Fred Roupe with a collection of his instruments

Photo courtesy of Fred and Betty Roupe.

Sights & Sounds

Types of Artistry

Historic Artist

Fred Roupe

Instrument maker

Alleghany County, NC

Fred Roupe was born about twelve miles outside of Sparta in Alleghany County, and he was exposed to traditional music at a young age. His father played oldtime banjo and fiddle, and Fred was interested enough to start playing clawhammer banjo at age six. He heard Garr Bowers playing a three-finger banjo style at a jam in the Traphill community of Wilkes County, and Fred was hooked. He started working out his own three-finger style immediately.

Although Fred made his living as a plumber and electrician, for years he was a performing musician. His first performances were in a group with Del Reeves. They played on radio stations in Galax and North Wilkesboro. He also played music with Howard Joines, a popular older fiddler in Alleghany County, in a group called Little Brown Jug Fiddlers. Most of Fred's gigs with Howard were at the VFW on Saturday nights where a long-standing square dance took place every week. For years, Fred was a frequent participant in the jam sessions in Sparta. He also played in the local band, Swamp Grass, for about twelve years. The band included Wade Petty, Dennis Joines, Tony King, and Eddie Hines. Parkinson's Disease gave him problems with his left hand, so he rarely played the banjo in his later years, but people in the area still comment on his fine three-finger picking.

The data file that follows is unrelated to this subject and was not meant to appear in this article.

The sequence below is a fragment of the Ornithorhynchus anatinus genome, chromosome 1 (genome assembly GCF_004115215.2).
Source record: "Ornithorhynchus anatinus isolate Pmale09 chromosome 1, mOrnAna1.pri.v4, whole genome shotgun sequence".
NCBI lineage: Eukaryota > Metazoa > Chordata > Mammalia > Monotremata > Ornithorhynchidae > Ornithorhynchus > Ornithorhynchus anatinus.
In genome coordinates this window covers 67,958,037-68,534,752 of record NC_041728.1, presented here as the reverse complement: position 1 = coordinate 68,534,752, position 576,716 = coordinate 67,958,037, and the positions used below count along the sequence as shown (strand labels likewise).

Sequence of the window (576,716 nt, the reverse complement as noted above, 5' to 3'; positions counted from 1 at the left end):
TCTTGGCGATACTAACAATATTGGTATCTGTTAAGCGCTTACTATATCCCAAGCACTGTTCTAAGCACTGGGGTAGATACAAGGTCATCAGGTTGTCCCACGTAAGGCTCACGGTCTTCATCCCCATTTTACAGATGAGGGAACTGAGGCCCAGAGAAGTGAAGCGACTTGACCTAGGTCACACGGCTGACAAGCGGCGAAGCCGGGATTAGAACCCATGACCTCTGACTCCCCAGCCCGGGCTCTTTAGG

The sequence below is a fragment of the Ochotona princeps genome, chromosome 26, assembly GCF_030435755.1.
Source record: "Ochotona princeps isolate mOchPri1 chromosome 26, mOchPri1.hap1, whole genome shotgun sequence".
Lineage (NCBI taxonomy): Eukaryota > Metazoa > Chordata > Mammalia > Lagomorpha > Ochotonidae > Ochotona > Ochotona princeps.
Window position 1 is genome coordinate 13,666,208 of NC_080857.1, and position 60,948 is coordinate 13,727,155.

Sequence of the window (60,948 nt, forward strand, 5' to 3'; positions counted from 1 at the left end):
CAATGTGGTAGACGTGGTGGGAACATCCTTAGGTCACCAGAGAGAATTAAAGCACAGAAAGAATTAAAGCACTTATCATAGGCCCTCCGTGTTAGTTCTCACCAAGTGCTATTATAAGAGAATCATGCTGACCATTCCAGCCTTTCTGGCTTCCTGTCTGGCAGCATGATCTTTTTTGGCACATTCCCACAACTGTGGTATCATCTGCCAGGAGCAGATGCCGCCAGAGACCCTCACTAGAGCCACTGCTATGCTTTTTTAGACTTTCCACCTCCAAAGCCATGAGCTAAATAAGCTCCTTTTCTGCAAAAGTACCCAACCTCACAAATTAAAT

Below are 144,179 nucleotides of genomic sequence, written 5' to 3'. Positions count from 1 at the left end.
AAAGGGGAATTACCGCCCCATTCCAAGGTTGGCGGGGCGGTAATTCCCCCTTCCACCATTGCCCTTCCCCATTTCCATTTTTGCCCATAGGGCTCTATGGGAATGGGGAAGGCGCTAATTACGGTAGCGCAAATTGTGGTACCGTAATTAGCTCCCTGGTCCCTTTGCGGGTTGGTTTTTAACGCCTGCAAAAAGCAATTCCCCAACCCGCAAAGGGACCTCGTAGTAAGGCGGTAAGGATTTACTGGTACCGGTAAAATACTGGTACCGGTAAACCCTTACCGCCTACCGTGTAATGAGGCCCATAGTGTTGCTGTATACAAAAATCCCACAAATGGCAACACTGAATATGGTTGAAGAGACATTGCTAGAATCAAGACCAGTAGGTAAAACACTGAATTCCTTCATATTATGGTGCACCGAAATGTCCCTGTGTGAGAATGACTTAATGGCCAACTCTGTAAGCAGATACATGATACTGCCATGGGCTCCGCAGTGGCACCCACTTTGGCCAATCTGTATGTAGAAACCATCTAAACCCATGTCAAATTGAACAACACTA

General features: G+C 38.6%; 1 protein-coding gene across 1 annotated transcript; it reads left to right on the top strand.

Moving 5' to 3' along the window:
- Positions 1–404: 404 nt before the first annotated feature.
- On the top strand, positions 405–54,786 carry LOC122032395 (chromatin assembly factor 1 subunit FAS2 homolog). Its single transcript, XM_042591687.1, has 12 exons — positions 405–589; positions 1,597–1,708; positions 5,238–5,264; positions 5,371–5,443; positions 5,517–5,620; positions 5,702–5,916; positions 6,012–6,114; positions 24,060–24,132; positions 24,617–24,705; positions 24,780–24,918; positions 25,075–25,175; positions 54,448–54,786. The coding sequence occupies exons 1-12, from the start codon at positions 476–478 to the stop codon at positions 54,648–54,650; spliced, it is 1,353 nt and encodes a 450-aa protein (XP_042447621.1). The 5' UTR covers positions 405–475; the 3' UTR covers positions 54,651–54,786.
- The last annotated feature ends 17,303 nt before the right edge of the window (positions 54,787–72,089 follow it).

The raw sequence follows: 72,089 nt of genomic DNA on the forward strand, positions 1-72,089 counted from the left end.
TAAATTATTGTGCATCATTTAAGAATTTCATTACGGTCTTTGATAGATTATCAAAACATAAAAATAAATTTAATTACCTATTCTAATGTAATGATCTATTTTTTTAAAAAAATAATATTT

In the late 1970s, Fred developed skills in repairing and making instruments. "Nobody around worked on anything," he said, "so I started working on my own instruments." Over the years, Fred repaired instruments for many musicians in the area. He also made hundreds of banjo necks, about twenty-five complete banjos, thirteen mandolins, and a couple of fiddles. "Mandolins are the hardest thing I've tried to make," he said.

Fred Roupe passed away on May 22, 2008.

 

Note: "Historic Artist" designates one who is deceased but whose legacy continues to influence and inspire new generations.